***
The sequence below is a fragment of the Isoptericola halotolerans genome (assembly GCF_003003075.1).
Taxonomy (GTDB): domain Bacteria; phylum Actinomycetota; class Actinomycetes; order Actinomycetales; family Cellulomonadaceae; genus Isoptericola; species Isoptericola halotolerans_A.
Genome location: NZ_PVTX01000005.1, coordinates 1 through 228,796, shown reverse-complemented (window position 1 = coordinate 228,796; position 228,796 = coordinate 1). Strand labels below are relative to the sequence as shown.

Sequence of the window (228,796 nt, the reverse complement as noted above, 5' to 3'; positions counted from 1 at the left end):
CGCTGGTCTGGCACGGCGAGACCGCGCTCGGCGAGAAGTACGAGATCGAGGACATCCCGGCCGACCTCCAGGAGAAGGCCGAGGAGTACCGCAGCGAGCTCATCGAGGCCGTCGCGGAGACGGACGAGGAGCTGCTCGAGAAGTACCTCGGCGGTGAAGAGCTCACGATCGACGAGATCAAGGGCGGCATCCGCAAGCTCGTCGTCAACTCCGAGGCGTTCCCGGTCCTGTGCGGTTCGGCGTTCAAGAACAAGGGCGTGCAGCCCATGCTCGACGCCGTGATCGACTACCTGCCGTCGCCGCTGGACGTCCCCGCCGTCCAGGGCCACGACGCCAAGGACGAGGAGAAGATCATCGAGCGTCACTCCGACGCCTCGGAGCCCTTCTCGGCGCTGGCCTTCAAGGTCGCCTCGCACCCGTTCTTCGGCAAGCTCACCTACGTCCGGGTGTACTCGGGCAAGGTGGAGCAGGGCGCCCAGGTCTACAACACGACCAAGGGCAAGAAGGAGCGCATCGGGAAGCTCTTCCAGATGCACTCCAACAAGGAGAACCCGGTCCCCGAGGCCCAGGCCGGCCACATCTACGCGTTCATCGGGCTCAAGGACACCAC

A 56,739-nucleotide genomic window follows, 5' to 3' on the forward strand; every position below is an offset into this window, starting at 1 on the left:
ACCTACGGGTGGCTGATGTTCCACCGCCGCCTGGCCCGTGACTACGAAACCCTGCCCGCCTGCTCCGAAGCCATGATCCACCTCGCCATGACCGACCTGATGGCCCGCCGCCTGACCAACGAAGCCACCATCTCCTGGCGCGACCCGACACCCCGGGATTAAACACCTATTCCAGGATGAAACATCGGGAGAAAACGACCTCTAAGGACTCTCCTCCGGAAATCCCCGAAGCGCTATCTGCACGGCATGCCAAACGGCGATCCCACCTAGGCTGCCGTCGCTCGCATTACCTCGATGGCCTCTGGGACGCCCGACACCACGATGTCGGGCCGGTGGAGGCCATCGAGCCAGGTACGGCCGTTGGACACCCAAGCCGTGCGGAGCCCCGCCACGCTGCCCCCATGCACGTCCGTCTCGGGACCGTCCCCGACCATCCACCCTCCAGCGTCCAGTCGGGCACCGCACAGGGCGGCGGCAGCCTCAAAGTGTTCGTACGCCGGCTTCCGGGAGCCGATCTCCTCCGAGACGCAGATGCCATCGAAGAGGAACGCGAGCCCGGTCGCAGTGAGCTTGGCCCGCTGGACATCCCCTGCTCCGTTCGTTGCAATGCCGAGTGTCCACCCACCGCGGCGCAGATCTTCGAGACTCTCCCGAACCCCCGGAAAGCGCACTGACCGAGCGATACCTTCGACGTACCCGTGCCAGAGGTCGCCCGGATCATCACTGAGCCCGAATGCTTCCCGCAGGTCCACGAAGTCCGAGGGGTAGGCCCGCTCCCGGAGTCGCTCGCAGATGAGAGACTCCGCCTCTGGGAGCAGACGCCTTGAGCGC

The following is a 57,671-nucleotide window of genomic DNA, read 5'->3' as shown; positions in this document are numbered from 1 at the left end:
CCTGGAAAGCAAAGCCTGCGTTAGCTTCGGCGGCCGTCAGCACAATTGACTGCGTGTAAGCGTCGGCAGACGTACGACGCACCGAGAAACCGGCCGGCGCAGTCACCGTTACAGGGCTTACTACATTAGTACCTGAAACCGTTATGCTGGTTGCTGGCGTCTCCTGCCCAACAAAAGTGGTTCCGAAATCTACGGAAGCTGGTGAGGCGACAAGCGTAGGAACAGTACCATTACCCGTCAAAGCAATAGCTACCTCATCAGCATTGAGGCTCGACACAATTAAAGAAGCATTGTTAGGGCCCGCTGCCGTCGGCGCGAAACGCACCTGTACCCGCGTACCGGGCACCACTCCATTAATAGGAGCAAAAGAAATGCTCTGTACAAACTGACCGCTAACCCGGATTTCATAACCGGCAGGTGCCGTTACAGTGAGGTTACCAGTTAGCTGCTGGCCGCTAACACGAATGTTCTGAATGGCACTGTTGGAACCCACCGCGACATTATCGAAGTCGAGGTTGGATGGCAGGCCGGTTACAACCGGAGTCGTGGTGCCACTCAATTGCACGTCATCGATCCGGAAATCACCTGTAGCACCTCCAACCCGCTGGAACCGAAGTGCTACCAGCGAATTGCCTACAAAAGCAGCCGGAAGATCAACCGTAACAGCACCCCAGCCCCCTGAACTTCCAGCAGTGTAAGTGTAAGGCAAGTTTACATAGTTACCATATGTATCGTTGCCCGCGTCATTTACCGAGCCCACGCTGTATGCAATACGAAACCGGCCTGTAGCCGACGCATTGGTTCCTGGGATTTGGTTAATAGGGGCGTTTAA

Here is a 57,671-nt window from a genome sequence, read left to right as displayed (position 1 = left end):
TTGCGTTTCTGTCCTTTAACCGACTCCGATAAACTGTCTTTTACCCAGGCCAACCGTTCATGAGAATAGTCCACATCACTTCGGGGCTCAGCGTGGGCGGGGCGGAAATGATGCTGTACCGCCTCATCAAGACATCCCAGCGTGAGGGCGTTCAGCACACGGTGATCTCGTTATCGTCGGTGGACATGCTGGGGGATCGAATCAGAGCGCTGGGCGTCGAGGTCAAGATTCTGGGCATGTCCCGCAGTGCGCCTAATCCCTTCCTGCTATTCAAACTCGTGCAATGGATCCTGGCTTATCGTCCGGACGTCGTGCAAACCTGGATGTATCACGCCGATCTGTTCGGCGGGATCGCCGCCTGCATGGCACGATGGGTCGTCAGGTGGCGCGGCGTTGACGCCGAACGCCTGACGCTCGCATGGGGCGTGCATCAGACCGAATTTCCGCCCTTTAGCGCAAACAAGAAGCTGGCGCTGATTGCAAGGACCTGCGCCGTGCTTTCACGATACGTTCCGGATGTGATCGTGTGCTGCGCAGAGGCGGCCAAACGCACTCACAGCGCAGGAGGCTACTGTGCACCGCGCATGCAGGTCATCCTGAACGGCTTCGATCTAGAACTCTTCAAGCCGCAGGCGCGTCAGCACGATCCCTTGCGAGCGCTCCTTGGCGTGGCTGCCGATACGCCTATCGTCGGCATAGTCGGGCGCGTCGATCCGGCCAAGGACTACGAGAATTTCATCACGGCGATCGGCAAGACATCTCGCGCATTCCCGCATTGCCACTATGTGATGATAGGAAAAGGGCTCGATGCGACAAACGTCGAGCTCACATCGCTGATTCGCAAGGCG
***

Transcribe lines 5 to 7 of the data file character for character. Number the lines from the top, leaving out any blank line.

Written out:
CGCTGGTCTGGCACGGCGAGACCGCGCTCGGCGAGAAGTACGAGATCGAGGACATCCCGGCCGACCTCCAGGAGAAGGCCGAGGAGTACCGCAGCGAGCTCATCGAGGCCGTCGCGGAGACGGACGAGGAGCTGCTCGAGAAGTACCTCGGCGGTGAAGAGCTCACGATCGACGAGATCAAGGGCGGCATCCGCAAGCTCGTCGTCAACTCCGAGGCGTTCCCGGTCCTGTGCGGTTCGGCGTTCAAGAACAAGGGCGTGCAGCCCATGCTCGACGCCGTGATCGACTACCTGCCGTCGCCGCTGGACGTCCCCGCCGTCCAGGGCCACGACGCCAAGGACGAGGAGAAGATCATCGAGCGTCACTCCGACGCCTCGGAGCCCTTCTCGGCGCTGGCCTTCAAGGTCGCCTCGCACCCGTTCTTCGGCAAGCTCACCTACGTCCGGGTGTACTCGGGCAAGGTGGAGCAGGGCGCCCAGGTCTACAACACGACCAAGGGCAAGAAGGAGCGCATCGGGAAGCTCTTCCAGATGCACTCCAACAAGGAGAACCCGGTCCCCGAGGCCCAGGCCGGCCACATCTACGCGTTCATCGGGCTCAAGGACACCAC

A 56,739-nucleotide genomic window follows, 5' to 3' on the forward strand; every position below is an offset into this window, starting at 1 on the left:
ACCTACGGGTGGCTGATGTTCCACCGCCGCCTGGCCCGTGACTACGAAACCCTGCCCGCCTGCTCCGAAGCCATGATCCACCTCGCCATGACCGACCTGATGGCCCGCCGCCTGACCAACGAAGCCACCATCTCCTGGCGCGACCCGACACCCCGGGATTAAACACCTATTCCAGGATGAAACATCGGGAGAAAACGACCTCTAAGGACTCTCCTCCGGAAATCCCCGAAGCGCTATCTGCACGGCATGCCAAACGGCGATCCCACCTAGGCTGCCGTCGCTCGCATTACCTCGATGGCCTCTGGGACGCCCGACACCACGATGTCGGGCCGGTGGAGGCCATCGAGCCAGGTACGGCCGTTGGACACCCAAGCCGTGCGGAGCCCCGCCACGCTGCCCCCATGCACGTCCGTCTCGGGACCGTCCCCGACCATCCACCCTCCAGCGTCCAGTCGGGCACCGCACAGGGCGGCGGCAGCCTCAAAGTGTTCGTACGCCGGCTTCCGGGAGCCGATCTCCTCCGAGACGCAGATGCCATCGAAGAGGAACGCGAGCCCGGTCGCAGTGAGCTTGGCCCGCTGGACATCCCCTGCTCCGTTCGTTGCAATGCCGAGTGTCCACCCACCGCGGCGCAGATCTTCGAGACTCTCCCGAACCCCCGGAAAGCGCACTGACCGAGCGATACCTTCGACGTACCCGTGCCAGAGGTCGCCCGGATCATCACTGAGCCCGAATGCTTCCCGCAGGTCCACGAAGTCCGAGGGGTAGGCCCGCTCCCGGAGTCGCTCGCAGATGAGAGACTCCGCCTCTGGGAGCAGACGCCTTGAGCGC